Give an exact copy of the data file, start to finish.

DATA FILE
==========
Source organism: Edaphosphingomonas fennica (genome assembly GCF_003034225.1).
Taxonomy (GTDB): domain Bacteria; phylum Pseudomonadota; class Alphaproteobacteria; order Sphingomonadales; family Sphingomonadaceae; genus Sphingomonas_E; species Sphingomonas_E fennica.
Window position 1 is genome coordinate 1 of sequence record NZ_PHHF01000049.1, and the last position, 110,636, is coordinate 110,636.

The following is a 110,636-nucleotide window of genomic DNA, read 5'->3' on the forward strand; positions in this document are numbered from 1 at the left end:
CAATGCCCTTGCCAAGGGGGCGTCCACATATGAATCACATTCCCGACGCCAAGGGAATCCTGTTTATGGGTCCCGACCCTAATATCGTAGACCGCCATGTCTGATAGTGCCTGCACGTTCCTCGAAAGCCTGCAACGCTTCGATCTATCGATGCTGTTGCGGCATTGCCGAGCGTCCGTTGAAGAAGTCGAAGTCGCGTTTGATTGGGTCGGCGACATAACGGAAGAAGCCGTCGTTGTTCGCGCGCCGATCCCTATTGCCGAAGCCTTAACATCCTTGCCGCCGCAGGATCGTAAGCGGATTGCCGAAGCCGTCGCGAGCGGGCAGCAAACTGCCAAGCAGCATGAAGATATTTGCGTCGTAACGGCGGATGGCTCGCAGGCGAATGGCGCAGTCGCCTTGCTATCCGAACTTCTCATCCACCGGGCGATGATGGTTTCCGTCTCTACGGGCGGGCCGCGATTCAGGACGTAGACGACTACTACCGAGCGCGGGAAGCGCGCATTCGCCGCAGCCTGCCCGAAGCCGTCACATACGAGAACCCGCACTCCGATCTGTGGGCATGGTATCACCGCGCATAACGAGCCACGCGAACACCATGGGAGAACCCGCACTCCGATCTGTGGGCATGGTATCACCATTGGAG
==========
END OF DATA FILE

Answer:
Source organism: Edaphosphingomonas fennica (genome assembly GCF_003034225.1).
Taxonomy (GTDB): domain Bacteria; phylum Pseudomonadota; class Alphaproteobacteria; order Sphingomonadales; family Sphingomonadaceae; genus Sphingomonas_E; species Sphingomonas_E fennica.
Window position 1 is genome coordinate 1 of sequence record NZ_PHHF01000049.1, and the last position, 110,636, is coordinate 110,636.

The following is a 110,636-nucleotide window of genomic DNA, read 5'->3' on the forward strand; positions in this document are numbered from 1 at the left end:
CAATGCCCTTGCCAAGGGGGCGTCCACATATGAATCACATTCCCGACGCCAAGGGAATCCTGTTTATGGGTCCCGACCCTAATATCGTAGACCGCCATGTCTGATAGTGCCTGCACGTTCCTCGAAAGCCTGCAACGCTTCGATCTATCGATGCTGTTGCGGCATTGCCGAGCGTCCGTTGAAGAAGTCGAAGTCGCGTTTGATTGGGTCGGCGACATAACGGAAGAAGCCGTCGTTGTTCGCGCGCCGATCCCTATTGCCGAAGCCTTAACATCCTTGCCGCCGCAGGATCGTAAGCGGATTGCCGAAGCCGTCGCGAGCGGGCAGCAAACTGCCAAGCAGCATGAAGATATTTGCGTCGTAACGGCGGATGGCTCGCAGGCGAATGGCGCAGTCGCCTTGCTATCCGAACTTCTCATCCACCGGGCGATGATGGTTTCCGTCTCTACGGGCGGGCCGCGATTCAGGACGTAGACGACTACTACCGAGCGCGGGAAGCGCGCATTCGCCGCAGCCTGCCCGAAGCCGTCACATACGAGAACCCGCACTCCGATCTGTGGGCATGGTATCACCGCGCATAACGAGCCACGCGAACACCATGGGAGAACCCGCACTCCGATCTGTGGGCATGGTATCACCATTGGAG